The defendant Kettelle alleges that by substituting the italicized word "and" in place of the word "or" which appears in § 31-12-6[4] the trial justice gave the jury the impression that Kettelle must have been in the actual pursuit of an alleged violator of the law in order to be entitled to the privileges under the statute. Since he was clearly not engaged in such pursuit, defenant contends that this amounted to an instruction that he was negligent.

This question may be disposed of in the same manner as the previous question. That is, we must examine the charge as whole in order to determine whether any part thereof was prejudicial to defendant's case. Handy v. Geary, 105 R.I. 419, 432, 252 A.2d 435, 442 (1969).

The trial justice did use the conjunctive "and" instead of the disjunctive "or" as he alluded to the statute which lists the times when a driver of an authorized emergency vehicle can exercise the privileges delineated in § 31-12-7, but he also informed the jury that the police car was an authorized emergency vehicle and that the one issue to be decided was whether Kettelle was responding to an emergency call. The trial justice pointed out to the jury that since there was no statutory definition of what constitutes an emergency call, he would refer them to the dictionary definition of "emergency," which he read to them as "an unforeseen combination of circumstances which calls for immediate action." We believe that when the emergency call portion of the charge is read and listened to in its entirety, the jury was fully informed that it could find that Kettelle was responding to an emergency call in an authorized vehicle and that, as such, he was entitled to use the privileges listed in § 31-12-7. The panel was also told that the statutory privileges afforded no protection to Kettelle if he operated his vehicle in reckless disregard of the safety of others. The trial justice's inadvertent reference to "and" instead of "or" might have been erroneous, but it was totally harmless.


The defendant Kettelle continues by raising several interrelated challenges to the trial justice's denial of his motion for a new trial. Essentially, all the points he raises in this respect amount to a broad allegation that the trial justice misconceived or disregarded evidence regarding defendant's statutory exemption from speed laws, defendant's use of flashing signal lights and the question of Martha Roberts' intervening negligence. This is coupled with a general assertion that the verdict against Kettelle was contrary to the weight of the credible evidence.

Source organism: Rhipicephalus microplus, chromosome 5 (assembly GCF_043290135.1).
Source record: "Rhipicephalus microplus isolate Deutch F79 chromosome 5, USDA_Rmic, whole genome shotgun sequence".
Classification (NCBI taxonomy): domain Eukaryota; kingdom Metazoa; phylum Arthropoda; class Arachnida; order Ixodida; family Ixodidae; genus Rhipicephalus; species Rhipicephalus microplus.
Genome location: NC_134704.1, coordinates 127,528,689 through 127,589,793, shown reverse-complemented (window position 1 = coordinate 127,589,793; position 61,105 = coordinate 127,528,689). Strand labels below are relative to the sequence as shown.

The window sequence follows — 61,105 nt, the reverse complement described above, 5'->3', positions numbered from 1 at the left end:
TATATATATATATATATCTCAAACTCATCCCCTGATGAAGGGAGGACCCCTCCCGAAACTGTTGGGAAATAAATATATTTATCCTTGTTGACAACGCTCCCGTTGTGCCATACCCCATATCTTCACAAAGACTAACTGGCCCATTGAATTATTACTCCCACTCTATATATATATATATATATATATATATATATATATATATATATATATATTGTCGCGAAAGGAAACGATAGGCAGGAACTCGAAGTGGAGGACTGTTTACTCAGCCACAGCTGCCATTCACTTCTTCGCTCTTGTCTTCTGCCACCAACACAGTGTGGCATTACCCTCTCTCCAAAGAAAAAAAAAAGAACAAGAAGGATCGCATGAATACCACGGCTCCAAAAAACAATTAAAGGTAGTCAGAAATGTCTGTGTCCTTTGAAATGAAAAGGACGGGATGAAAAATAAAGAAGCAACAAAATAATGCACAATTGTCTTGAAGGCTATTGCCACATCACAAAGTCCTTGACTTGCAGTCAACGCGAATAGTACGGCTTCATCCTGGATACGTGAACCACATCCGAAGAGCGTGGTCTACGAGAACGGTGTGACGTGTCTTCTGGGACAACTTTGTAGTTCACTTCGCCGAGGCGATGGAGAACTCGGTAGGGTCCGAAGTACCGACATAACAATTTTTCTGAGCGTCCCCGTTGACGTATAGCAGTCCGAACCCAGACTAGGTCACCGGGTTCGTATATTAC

A trial justice, when acting on a motion for a new trial, has been characterized as "a thirteenth juror." His duty is to independently review all material evidence in the light of his charge to the jury, passing upon the weight thereof and assessing the credibility of the witnesses who have appeared before him. He may reject some evidence or testimony, either because it was impeached or contradicted, or because other circumstances render it inherently improbable. He is also at liberty, in ruling on such a motion, to draw such inferences as are reasonable in view of other testimony and evidence which are in the record. Gordon v. Campanella Corp., 112 R.I. 417, 420, 311 A.2d 844, 847 (1973).

*217 Turning to the present case, we note that the trial justice, after correctly reciting his duty in this regard, embarked upon a lengthy review of the record evidence bearing on the issue of defendant Kettelle's liability, drawing therefrom several inferences consistent with the jury's finding that Kettelle and Martha Roberts were concurrently negligent. Specifically, the trial justice made note of the fact that every witness, except Kettelle, while admitting that Kettelle's signal light was operating, testified that it was observed for only a span of four to five seconds. It was also pointed out that several statements made by defendant Kettelle himself were at variance with other prior segments of his incourt testimony. The Superior Court justice surmised, therefore, that defendant Kettelle failed to utilize his signal light until he was in the high-speed lane and within an area only several hundred yards from the turnoff he was seeking. He concluded that, weighing all the evidence, it was his opinion that without the concurrent negligence of both drivers, Kettelle in turning his signal light on in close proximity to the scene of the accident and Martha Roberts in failing to keep a proper lookout, the mishap would not have occurred. The defendant Kettelle has failed to persuade us that the trial justice, in passing on his motion for a new trial, was clearly wrong or that he overlooked or misconceived material evidence on a controlling issue in this case. Thus, we find no error in the denial of defendant Kettelle's motion for a new trial.